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Ancient East Asians mixed and mingled multiple times with Neandertals

More interbreeding may explain higher level of Neandertal DNA compared with Europeans

By
12:00pm, February 12, 2015
Neandertal sketch

INTERMINGLE  Ancestors of East Asians may have interbred more with Neandertals (illustration shown) than European forbearers did, leading today’s East Asians to carry slightly more DNA from the extinct human relatives than modern Europeans do.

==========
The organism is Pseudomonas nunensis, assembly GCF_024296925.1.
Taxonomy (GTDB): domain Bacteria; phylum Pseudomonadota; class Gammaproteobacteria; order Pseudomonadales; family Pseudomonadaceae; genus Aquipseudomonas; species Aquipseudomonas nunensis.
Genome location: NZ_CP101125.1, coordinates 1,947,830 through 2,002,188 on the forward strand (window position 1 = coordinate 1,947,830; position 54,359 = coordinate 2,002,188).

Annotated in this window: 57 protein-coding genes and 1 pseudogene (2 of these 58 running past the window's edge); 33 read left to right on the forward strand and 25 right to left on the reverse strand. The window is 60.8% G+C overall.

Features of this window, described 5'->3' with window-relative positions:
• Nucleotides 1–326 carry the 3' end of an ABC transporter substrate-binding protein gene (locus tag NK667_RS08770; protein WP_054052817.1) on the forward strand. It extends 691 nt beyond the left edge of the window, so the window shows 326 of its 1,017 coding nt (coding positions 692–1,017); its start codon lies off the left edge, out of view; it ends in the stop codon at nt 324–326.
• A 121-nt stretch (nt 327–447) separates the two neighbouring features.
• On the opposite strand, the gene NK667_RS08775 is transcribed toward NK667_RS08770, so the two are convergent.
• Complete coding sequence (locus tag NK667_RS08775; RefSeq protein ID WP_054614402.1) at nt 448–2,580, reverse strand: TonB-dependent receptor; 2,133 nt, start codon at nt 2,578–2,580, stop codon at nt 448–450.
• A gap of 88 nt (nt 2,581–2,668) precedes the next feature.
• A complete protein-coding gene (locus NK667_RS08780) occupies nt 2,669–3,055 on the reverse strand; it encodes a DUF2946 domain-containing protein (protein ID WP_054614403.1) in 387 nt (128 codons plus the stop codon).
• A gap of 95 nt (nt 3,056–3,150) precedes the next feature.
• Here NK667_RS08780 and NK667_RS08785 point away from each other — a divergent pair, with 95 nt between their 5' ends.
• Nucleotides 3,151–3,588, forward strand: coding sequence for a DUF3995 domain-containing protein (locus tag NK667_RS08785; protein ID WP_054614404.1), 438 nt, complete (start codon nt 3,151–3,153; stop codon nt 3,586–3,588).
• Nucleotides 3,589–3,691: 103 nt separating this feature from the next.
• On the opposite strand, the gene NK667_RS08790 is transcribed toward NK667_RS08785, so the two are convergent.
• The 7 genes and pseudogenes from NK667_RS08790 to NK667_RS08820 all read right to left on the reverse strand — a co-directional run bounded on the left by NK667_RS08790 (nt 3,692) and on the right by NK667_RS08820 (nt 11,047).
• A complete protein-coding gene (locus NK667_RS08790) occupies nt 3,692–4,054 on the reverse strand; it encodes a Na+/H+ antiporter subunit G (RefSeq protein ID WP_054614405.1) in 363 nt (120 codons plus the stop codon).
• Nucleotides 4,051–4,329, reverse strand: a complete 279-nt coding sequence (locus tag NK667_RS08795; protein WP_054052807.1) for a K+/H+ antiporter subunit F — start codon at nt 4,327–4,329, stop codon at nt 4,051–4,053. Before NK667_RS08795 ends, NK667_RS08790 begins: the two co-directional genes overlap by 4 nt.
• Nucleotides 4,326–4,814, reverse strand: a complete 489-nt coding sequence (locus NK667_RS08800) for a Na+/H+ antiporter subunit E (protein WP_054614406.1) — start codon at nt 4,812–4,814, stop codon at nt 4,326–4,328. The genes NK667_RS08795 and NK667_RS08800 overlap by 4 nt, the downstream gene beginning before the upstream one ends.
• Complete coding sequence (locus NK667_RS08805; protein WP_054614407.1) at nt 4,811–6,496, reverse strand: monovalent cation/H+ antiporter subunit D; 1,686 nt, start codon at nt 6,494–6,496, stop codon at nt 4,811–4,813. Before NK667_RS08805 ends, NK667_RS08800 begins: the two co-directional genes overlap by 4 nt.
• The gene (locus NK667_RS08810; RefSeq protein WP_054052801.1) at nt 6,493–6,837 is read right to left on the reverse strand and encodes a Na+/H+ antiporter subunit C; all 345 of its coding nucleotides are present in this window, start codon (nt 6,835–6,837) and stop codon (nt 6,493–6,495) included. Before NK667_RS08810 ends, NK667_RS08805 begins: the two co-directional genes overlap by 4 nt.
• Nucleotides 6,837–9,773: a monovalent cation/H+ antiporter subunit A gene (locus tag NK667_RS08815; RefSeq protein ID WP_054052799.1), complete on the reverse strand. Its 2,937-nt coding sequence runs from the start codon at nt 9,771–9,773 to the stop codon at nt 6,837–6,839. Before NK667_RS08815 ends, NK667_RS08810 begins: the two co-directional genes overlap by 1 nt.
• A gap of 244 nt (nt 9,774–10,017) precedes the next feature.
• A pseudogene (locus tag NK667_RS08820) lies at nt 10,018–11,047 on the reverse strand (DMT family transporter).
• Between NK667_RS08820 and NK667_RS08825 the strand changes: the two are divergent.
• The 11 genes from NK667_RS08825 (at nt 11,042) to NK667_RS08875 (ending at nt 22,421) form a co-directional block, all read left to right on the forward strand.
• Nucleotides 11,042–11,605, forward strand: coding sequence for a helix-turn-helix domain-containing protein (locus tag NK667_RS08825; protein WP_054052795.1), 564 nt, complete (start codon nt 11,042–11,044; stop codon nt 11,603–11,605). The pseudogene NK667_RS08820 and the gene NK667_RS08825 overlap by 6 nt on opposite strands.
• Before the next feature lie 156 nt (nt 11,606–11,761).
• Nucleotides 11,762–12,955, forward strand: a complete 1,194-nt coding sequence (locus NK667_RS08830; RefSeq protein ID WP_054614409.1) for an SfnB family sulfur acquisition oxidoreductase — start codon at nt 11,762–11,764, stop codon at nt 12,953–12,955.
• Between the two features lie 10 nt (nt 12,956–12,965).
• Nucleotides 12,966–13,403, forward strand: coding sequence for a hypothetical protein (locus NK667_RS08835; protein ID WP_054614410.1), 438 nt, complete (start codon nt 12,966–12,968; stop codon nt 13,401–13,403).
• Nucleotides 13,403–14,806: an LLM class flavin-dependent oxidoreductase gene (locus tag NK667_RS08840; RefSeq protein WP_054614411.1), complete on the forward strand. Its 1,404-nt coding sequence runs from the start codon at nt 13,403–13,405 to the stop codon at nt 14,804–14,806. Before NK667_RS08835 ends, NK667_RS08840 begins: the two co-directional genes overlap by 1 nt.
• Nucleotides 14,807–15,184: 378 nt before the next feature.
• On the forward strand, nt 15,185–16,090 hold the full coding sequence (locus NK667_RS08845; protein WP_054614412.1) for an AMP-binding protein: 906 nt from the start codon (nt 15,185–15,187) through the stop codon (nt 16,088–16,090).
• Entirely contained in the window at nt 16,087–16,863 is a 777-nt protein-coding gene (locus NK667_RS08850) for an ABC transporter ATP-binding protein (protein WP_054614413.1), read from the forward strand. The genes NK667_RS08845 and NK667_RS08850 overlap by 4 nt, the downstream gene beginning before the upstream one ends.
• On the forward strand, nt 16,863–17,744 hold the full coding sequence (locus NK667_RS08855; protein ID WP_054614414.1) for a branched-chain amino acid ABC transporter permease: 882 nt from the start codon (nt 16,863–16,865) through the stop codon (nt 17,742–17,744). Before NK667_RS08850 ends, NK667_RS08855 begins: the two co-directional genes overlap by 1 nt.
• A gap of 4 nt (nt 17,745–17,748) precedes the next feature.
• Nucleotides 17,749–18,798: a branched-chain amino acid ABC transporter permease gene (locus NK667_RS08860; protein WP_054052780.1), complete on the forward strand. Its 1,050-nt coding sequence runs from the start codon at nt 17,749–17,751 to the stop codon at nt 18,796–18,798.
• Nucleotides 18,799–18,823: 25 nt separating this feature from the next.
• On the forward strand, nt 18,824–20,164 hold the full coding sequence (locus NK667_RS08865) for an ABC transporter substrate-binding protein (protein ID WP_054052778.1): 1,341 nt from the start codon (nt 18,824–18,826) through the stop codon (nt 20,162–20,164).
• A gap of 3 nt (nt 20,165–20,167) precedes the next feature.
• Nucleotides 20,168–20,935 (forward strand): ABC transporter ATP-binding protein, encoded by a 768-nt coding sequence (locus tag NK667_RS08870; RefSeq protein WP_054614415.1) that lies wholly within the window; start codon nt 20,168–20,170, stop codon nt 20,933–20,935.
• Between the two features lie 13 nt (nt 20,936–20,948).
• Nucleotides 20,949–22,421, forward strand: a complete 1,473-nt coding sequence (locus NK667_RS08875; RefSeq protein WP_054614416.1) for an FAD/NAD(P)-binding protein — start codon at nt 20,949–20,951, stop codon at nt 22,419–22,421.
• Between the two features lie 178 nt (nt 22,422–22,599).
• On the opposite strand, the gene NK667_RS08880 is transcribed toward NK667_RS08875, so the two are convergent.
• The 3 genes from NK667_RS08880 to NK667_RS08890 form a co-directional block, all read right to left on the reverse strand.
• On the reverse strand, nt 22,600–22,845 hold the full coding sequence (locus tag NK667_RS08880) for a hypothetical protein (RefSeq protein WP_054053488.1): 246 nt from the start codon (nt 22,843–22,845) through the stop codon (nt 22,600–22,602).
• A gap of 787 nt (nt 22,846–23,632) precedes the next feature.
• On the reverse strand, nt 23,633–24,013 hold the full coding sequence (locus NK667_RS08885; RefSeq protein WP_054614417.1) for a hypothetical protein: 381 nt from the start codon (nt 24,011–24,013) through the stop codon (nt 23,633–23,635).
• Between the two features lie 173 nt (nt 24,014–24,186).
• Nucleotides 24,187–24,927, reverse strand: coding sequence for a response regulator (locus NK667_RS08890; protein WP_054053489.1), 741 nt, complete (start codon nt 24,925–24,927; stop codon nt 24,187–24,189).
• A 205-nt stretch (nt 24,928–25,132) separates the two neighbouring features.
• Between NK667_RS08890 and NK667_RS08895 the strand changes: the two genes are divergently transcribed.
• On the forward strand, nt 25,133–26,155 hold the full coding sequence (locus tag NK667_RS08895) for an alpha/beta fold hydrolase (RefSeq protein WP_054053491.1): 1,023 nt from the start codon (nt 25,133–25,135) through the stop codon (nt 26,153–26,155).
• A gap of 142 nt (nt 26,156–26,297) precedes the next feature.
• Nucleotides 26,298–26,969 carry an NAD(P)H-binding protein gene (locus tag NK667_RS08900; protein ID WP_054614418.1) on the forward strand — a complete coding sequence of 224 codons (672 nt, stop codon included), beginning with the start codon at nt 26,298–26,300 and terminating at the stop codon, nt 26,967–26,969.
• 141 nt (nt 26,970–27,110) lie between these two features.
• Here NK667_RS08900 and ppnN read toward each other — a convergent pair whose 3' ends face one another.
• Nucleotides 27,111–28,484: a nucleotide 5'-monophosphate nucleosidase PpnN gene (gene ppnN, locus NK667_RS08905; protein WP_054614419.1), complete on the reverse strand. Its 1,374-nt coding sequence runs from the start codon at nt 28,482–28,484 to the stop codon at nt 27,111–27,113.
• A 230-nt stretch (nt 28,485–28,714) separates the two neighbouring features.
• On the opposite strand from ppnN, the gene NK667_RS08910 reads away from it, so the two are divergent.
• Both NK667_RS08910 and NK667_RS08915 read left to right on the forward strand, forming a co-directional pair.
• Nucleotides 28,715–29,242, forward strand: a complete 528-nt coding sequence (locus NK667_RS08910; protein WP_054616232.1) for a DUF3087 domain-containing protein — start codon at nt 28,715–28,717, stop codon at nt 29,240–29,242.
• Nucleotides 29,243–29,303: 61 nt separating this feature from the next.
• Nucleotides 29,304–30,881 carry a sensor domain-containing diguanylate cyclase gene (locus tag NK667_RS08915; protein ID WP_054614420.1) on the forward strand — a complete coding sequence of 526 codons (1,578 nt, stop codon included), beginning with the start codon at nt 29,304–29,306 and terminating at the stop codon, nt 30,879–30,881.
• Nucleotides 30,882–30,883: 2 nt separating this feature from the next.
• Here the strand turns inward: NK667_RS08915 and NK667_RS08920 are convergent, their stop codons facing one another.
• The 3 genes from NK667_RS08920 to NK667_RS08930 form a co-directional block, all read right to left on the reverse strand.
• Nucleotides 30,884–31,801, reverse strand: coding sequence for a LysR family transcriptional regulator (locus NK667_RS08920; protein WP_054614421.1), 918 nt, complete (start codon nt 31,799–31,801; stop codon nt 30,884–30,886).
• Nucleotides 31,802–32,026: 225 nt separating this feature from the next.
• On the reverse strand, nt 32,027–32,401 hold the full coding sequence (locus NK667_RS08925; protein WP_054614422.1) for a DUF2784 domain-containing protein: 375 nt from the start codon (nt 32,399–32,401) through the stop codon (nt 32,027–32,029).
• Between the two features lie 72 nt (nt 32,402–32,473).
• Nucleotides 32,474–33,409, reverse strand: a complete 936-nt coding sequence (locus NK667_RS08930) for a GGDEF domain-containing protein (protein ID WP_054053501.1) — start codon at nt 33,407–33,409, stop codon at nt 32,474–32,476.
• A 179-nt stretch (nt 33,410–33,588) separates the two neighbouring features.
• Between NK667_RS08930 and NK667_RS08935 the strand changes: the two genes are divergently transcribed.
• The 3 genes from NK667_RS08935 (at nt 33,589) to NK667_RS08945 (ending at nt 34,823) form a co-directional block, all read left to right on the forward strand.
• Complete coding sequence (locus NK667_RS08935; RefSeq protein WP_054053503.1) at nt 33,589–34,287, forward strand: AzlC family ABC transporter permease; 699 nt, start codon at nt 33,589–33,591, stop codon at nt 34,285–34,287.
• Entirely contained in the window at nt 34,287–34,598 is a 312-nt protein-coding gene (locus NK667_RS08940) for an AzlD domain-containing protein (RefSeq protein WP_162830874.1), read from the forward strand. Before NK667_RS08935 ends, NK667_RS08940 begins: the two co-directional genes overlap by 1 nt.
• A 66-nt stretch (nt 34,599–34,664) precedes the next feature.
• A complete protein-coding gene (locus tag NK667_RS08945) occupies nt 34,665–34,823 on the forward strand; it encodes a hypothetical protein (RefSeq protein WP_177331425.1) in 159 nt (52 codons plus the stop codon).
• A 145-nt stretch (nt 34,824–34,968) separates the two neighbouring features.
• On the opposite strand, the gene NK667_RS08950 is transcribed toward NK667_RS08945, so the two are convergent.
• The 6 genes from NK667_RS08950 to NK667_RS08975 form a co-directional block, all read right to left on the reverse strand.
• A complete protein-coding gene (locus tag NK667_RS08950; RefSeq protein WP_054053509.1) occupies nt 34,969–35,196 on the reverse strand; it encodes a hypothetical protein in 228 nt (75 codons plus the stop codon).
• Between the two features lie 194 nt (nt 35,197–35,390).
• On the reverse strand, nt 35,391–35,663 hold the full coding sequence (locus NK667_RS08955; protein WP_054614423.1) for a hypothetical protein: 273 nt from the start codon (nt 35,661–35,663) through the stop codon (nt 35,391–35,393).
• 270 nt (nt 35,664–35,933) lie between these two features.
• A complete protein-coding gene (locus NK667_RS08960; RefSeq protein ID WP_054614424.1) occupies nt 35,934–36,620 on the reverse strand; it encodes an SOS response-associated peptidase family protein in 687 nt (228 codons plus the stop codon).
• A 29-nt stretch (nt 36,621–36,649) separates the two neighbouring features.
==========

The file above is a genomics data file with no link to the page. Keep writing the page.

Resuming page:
East Asians got a double dose of Neandertal ancestry. That’s the conclusion of two new studies seeking to explain why East Asians inherited 15 to 30 percent more Neandertal DNA than Europeans did. The results appear in the March 5 American Journal of Human Genetics.

Recent research has suggested that Neandertal DNA is slightly detrimental to modern humans, making some people more prone to certain diseases, for example (SN: 3/8/14, p.12).

Natural selection should weed out the harmful stuff, but selection may have been less efficient at jettisoning Neandertal DNA from East Asians because they had a smaller founding population than Europeans did, one hypothesis suggests. Smaller founding populations make it more likely that genes, even harmful ones, might be inherited by chance.

An alternative idea holds that European ancestors bred

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